After the war, the facility remained active. Supplies and servicemen again passed through the BAT during the Korean War. In July 1956, survivors of the collision between the ocean liners Andrea Doria and Stockholm were brought to the BAT, as were thousands of Hungarian Revolution refugees in 1957’s “Operation Mercy.” This legacy of the site, providing safe passage to survivors of disaster, was revisited ten years ago when the BAT’s sole remaining pier was opened to help ferry people out of Manhattan on September 11, 2011. “They diverted the Staten Island Ferry to get people here from Pier 11,” Giordano recalled. “People were lost, they didn’t even know they were in Brooklyn. I didn’t go home for seven days.” But what might be the BAT’s most famous entry into the nation’s historical memory came in September 1958, when hordes of fans and photojournalists turned up to see Elvis Presley ship out to Germany.
In 1964, the Brooklyn Army Terminal was identified by US Secretary of Defense Robert McNamara as one of 95 military bases deemed unnecessary for national defense and thus should be closed to cut costs. By the end of 1966, all cargo and passenger traffic had been diverted to Bayonne, New Jersey.
News of the deactivation of the BAT immediately piqued interest from the City of New York, which announced an intent to acquire the site for maritime development. But it was the federal government that leased much of the space through the 1970s. “It lay unused for most of the 1960s,” Giordano said, “but in the ‘70s it saw some occasional use. There was a big fire at the US Post Office in the city. They used the first floors of BAT as a post office for a couple of years until they could refurbish the damaged space.”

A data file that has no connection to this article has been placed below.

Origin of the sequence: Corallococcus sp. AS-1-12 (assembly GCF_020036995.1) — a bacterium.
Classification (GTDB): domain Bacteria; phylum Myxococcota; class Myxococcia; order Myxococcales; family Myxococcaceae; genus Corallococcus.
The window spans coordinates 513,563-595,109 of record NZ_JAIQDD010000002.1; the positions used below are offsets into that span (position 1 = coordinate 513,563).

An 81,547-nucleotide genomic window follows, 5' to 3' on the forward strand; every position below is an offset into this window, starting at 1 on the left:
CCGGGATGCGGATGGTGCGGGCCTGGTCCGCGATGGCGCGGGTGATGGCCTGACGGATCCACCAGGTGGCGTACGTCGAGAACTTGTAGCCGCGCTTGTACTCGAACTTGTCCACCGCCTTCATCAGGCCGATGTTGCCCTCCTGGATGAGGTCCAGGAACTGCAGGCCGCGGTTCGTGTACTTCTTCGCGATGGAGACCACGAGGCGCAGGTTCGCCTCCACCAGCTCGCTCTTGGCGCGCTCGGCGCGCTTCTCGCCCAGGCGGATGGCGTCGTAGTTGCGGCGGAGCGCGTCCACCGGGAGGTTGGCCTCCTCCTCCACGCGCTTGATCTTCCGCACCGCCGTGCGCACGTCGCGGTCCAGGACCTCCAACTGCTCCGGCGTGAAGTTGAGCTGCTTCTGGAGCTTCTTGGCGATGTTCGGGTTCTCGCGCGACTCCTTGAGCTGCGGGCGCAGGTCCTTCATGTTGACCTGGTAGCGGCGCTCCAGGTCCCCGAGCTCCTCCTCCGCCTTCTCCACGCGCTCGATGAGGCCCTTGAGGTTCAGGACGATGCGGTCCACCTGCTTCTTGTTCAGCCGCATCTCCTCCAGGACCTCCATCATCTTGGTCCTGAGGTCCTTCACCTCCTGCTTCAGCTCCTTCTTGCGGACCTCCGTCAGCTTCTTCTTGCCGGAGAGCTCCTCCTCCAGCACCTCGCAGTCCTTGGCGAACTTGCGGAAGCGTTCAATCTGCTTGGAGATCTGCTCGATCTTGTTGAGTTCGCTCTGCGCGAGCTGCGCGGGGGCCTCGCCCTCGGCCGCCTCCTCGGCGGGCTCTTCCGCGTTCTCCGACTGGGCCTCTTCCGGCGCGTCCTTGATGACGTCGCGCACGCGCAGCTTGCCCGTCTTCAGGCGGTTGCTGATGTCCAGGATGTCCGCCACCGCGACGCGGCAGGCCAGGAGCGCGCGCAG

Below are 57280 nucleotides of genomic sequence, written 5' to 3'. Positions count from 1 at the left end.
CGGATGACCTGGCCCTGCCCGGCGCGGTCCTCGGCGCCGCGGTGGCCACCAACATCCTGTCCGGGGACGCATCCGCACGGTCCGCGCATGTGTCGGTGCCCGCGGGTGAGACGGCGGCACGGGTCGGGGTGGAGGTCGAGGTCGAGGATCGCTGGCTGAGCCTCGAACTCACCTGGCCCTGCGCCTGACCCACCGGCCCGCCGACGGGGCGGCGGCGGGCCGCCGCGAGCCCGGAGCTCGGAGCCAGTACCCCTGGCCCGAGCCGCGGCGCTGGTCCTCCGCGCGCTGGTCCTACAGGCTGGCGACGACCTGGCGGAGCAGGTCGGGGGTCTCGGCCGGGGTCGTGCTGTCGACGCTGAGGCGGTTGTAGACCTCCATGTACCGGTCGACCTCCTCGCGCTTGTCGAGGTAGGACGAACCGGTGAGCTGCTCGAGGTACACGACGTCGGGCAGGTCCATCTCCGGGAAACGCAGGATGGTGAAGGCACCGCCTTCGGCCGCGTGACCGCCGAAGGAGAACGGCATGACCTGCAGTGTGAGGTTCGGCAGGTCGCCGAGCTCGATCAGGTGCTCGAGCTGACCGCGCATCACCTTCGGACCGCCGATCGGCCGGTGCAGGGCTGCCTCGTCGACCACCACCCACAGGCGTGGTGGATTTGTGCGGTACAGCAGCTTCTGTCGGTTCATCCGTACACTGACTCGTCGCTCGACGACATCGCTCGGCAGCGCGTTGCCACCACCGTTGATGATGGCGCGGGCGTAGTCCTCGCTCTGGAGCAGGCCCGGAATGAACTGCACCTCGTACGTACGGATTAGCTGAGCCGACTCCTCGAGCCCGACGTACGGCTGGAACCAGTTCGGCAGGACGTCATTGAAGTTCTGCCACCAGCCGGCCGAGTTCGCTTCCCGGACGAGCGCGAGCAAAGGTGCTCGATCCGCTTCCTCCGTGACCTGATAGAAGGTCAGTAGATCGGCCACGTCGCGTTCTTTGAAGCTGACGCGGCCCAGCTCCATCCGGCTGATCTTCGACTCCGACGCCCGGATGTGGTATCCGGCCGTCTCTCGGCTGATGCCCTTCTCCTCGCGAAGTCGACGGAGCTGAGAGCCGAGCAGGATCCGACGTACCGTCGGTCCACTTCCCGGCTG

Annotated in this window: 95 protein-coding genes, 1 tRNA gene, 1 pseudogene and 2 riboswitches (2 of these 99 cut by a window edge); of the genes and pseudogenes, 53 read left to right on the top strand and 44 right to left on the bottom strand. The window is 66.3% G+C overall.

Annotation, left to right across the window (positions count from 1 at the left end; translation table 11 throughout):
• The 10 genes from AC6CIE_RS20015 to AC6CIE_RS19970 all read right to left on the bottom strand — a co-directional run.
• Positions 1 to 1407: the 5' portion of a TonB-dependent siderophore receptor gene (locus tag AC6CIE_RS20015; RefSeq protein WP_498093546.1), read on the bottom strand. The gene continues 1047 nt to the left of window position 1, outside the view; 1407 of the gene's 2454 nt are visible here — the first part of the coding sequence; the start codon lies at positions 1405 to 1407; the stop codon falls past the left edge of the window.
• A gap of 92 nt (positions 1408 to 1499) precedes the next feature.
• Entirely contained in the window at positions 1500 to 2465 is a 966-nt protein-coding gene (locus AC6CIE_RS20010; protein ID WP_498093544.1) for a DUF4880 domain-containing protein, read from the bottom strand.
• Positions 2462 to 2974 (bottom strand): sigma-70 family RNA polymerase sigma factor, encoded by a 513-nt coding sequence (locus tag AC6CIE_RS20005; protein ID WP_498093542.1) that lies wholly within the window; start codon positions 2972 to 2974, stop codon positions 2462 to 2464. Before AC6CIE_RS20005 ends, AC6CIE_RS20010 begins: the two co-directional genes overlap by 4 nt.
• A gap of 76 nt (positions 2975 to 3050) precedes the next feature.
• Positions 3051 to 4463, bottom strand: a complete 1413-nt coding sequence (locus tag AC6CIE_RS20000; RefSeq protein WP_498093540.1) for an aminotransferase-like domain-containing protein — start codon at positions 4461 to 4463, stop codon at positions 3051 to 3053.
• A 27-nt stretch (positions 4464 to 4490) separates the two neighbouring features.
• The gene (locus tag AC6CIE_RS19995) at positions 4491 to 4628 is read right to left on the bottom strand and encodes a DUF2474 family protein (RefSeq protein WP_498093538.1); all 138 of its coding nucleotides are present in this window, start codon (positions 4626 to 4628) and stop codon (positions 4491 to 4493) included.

New York City bought the complex from the federal government in 1981, with the intention of finding a developer to refurbish the space for commercial and light industrial use. When that fell through, the City began a phased renovation in 1984 under the management of the New York City Economic Development Corporation. The final phase was completed in 2003, making a total of 2.6 million square feet available for use. Now, the BAT houses over 70 tenants from the arts, sciences, finance and technology. BioBAT, a non-profit partnership between the NYCEDC and the Downstate Medical Center, has taken over 500,000 square feet of Building A for life science research, development and bio-manufacturing space. Last year, the NYCEDC announced a call for proposals for a $10 million smart grid demonstration project that would install a 50,000 square foot photovoltaic panel array on the BAT roof.
The City’s efforts to reactivate light manufacturing and invigorate our working waterfront reach beyond the Brooklyn Army Terminal. Similar plans are in the works for the rest of the Sunset Park Waterfront, as outlined in the NYCEDC 10-year Vision Plan for the area. The Brooklyn Navy Yard has been the focus of an eight-building, 40-acre expansion and refurbishment. The NYC Department of City Planning’s Comprehensive Waterfront Plan, Vision 2020, highlights the support of waterfront industry as a crucial strategy in keeping our city vibrant, from improving regional freight rail to dedicating resources to increasing opportunities in industrial business zones. In pursuit of these goals — to develop and renovate pockets of our city to improve economic growth and revitalize neighborhoods, all while recognizing the value and longevity of well-designed, beautiful spaces — the story of the Brooklyn Army Terminal is one worth telling.
The views expressed here are those of the authors only and do not reflect the position of The Architectural League of New York.